m <- match(c("GRP_df", "grouped_df", "data.frame"), clx, nomatch = 0L)
class(.X) <- c("GRP_df",  if(length(mp <- m[m != 0L])) clx[-mp] else clx, "grouped_df", if(m[3L]) "data.frame") 

In words: a class "GRP_df" is added in front, followed by the classes of the original object6, followed by "grouped_df" and finally "data.frame", if present. The first class "GRP_df" is for dealing appropriately with the object through methods for print() and subsetting ([, [[), e.g. print.GRP_df fetches the grouping object, prints fungroup(.X)7, and then prints a summary of the grouping. [.GRP_df works similarly: it saves the groups, calls [ on fungroup(.X), and attaches the groups again if the result is a list with the same number of rows. So collapse has no issues printing and handling grouped data.table’s, tibbles, sf data frames, etc.: they continue to behave as usual. Now collapse has various functions with a .grouped_df method to deal with grouped data frames. For example fmean.grouped_df, in a nutshell, fetches the attached ‘GRP’ object using GRP.grouped_df, and calls fmean.data.frame on fungroup(data), passing the ‘GRP’ object to the g argument for grouped computation. Here the general principles outlined above apply so that the resulting object has the same classes and attributes as the original one.

This architecture has an additional advantage: it allows GRP.grouped_df to examine the grouping object and check if it was created by collapse (class ‘GRP’) or by dplyr. If the latter is the case, an efficient C routine is called to convert the dplyr grouping object to a ‘GRP’ object so that all .grouped_df methods in collapse apply to data frames created with either dplyr::group_by() or fgroup_by().

The indexed_frame works more or less in the same way. It inherits from pdata.frame so that .pdata.frame methods in collapse deal with both indexed_frame’s of arbitrary classes and pdata.frame’s created with plm.

A notable difference to both grouped_df and pdata.frame is that indexed_frame is a deeply indexed data structure: each variable inside an indexed_frame is an indexed_series which contains in its index_df attribute an external pointer to the index_df attribute of the frame. Functions with pseries methods operating on indexed_series stored inside the frame (such as with(data, flag(column))) can fetch the index from this pointer. This allows worry-free application inside arbitrary data masking environments (with, %$%, attach, etc..) and estimation commands (glm, feols, lmrob etc..) without duplication of the index in memory. As you may have guessed, indexed_series are also class-agnostic and inherit from pseries. Any vector or matrix of any class can become an indexed_series.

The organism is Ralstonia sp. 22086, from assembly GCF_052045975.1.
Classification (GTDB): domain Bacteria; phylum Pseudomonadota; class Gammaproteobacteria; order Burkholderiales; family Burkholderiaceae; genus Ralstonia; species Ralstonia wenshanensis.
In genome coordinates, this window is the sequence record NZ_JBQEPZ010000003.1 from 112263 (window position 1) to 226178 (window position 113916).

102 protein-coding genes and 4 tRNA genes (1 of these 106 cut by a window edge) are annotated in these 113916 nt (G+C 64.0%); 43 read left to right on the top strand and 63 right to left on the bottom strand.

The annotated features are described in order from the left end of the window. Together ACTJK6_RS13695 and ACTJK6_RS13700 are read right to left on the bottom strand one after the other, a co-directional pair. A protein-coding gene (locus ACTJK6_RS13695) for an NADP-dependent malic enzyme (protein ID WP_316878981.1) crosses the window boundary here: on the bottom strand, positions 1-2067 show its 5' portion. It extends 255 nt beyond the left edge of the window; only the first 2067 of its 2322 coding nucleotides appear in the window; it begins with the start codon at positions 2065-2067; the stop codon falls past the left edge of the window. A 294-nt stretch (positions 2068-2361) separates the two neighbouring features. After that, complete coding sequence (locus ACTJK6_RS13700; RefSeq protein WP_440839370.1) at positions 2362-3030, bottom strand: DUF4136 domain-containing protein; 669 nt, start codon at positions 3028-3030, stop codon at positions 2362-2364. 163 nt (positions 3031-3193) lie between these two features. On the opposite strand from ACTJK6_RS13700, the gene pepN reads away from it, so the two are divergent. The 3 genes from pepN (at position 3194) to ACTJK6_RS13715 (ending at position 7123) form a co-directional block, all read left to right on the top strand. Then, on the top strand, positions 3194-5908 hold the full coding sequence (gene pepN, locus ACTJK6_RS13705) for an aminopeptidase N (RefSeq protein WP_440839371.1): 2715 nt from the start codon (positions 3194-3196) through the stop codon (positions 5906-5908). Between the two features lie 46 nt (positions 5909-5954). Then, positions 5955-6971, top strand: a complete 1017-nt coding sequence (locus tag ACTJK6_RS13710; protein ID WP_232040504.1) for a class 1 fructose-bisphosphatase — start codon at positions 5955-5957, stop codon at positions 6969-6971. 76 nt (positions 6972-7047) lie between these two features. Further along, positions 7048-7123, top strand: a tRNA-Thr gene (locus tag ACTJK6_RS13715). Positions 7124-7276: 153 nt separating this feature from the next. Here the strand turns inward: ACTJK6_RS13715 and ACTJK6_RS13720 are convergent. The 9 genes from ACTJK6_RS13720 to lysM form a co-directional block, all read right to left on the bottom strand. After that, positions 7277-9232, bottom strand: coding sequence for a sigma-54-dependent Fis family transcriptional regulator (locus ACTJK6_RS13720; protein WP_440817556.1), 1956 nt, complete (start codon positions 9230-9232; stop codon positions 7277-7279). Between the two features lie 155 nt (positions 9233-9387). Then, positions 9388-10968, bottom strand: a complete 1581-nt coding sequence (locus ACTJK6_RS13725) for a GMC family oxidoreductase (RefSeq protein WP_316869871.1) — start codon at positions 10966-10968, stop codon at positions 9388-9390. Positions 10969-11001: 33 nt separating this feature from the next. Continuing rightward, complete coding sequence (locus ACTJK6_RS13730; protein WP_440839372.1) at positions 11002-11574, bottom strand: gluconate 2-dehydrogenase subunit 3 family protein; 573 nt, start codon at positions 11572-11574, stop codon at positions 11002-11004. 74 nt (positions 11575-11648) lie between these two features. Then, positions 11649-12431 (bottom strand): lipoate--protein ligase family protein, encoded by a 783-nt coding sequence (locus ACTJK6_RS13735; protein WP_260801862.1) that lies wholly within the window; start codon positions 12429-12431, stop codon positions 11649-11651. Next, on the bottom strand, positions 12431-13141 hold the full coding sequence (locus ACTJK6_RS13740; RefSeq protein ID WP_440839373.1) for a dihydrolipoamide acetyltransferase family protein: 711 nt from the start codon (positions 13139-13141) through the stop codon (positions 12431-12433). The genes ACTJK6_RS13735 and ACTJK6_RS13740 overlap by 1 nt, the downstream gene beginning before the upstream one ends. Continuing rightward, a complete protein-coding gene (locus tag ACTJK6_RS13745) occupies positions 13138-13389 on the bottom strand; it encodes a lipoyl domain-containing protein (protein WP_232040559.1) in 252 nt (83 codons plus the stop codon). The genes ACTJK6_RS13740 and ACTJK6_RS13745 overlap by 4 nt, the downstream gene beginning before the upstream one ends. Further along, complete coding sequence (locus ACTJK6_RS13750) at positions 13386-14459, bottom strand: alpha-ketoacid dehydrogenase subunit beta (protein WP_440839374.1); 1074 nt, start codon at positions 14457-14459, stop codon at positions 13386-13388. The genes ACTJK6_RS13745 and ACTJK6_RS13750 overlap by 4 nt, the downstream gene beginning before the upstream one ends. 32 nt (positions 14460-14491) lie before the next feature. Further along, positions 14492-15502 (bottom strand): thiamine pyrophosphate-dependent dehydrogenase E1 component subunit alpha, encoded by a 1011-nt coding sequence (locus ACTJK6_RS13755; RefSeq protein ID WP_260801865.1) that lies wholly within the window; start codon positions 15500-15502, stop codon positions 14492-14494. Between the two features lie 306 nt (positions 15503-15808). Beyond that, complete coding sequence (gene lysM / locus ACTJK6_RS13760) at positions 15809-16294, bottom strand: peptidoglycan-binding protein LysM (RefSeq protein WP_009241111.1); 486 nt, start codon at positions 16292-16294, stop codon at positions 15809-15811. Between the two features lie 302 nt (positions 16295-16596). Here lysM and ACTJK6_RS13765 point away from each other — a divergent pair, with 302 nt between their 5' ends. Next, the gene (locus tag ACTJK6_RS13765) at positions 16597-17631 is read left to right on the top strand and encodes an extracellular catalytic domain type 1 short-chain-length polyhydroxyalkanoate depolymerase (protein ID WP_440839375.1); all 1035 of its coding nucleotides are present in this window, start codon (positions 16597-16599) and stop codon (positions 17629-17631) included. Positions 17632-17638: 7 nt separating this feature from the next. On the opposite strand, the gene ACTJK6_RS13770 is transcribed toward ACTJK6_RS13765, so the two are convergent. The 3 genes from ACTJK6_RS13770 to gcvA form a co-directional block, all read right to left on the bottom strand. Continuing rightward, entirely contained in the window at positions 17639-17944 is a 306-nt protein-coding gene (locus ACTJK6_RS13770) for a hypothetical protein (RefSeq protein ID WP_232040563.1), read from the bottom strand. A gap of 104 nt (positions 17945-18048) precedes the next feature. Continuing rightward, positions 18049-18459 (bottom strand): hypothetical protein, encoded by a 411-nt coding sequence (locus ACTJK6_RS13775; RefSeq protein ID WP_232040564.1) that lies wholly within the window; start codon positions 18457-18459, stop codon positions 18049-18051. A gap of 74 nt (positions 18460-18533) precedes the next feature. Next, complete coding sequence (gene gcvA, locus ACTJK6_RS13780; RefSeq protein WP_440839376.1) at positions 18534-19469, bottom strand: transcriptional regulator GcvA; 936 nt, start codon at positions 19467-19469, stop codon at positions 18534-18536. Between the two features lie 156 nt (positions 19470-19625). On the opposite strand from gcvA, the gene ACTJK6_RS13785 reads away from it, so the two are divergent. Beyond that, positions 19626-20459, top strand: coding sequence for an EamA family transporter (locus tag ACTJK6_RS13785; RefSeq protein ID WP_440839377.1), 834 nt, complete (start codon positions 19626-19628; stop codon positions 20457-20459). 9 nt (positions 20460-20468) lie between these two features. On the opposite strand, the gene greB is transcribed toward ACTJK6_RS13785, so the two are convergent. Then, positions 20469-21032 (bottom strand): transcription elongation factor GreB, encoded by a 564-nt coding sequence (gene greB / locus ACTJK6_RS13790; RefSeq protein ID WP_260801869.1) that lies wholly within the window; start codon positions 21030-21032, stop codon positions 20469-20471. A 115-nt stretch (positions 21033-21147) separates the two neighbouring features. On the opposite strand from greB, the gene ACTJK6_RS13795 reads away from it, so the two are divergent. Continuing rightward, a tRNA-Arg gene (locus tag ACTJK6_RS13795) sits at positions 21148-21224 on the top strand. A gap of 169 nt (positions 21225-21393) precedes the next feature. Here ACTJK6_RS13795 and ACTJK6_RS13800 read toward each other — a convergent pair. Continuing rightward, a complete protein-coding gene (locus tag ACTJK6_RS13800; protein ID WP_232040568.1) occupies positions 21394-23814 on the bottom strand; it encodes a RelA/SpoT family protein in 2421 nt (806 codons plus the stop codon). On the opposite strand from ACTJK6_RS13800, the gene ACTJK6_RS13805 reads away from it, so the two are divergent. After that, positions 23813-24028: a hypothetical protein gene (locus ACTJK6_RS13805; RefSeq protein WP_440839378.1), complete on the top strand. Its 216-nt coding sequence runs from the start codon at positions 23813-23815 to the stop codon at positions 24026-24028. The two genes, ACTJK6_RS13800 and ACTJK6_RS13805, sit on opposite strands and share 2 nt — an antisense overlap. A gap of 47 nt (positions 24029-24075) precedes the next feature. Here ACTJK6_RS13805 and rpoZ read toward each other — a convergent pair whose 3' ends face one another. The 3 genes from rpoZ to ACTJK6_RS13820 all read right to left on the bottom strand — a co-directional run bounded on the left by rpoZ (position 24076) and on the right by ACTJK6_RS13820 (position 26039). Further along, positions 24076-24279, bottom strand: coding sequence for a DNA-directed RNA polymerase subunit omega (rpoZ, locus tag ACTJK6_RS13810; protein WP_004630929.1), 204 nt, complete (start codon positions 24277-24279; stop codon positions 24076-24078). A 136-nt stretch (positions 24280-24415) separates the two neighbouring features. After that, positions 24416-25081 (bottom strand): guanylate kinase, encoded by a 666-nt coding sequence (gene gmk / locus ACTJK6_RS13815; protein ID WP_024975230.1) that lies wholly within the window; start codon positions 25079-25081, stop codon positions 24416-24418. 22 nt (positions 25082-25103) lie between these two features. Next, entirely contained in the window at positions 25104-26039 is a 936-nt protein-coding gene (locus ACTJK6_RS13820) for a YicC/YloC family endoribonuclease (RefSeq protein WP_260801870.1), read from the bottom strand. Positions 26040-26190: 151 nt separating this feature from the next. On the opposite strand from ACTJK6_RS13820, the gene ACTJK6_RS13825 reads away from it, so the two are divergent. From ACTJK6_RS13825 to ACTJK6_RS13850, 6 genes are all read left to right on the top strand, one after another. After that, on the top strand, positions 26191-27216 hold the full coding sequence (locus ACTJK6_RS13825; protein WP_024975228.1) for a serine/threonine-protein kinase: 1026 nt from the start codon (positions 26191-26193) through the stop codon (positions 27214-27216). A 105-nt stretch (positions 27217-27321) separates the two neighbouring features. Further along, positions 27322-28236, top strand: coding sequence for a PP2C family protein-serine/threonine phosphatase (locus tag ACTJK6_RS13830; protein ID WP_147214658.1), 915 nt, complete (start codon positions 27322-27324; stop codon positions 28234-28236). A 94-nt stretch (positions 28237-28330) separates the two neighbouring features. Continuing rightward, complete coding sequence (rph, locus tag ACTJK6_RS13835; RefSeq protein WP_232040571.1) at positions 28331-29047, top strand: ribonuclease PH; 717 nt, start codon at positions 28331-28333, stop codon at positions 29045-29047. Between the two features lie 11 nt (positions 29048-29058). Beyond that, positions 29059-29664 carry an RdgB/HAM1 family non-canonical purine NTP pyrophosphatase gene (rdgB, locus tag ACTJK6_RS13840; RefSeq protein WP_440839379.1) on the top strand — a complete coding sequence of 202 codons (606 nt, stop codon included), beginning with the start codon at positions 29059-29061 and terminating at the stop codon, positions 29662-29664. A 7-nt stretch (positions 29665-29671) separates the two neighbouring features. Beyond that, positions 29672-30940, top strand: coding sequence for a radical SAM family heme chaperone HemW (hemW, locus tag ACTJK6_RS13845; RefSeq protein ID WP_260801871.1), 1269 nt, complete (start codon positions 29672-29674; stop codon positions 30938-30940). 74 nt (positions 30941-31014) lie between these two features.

Further levels of generality are that indexed series and frames allow one, two or more variables in the index to support both time series and complex panels, natively deal with irregularity in time8, and provide a rich set of methods for subsetting and manipulation which also subset the index_df attribute, including internal methods for fsubset(), funique(), roworder(v) and na_omit(). So indexed_frame and indexed_series is a rich and general structure permitting fully time-aware computations on nearly any R object. See ?indexing for more information.

Conclusion

collapse handles R objects in a preserving and fairly intelligent manner, allowing seamless compatibility with many common data classes in R, and statistical workflows that preserve attributes (labels, units, etc.) of the data. This is done by general principles and some specific considerations/exemptions mostly implemented in C - as detailed in this vignette.

The main benefits of this design are generality and execution speed: collapse has much fewer R-level method dispatches and function calls than other frameworks used to perform statistical or data manipulation operations, it behaves predictably, and may also work well with your simple new class.

The main disadvantage is that many of the general principles and exemptions are hard-coded in C and thus may not work with specific classes. A prominent example where collapse simply fails is lubridate’s interval class (#186, #418), which has a "starts" attribute of the same length as the data that is preserved but not subset in collapse operations.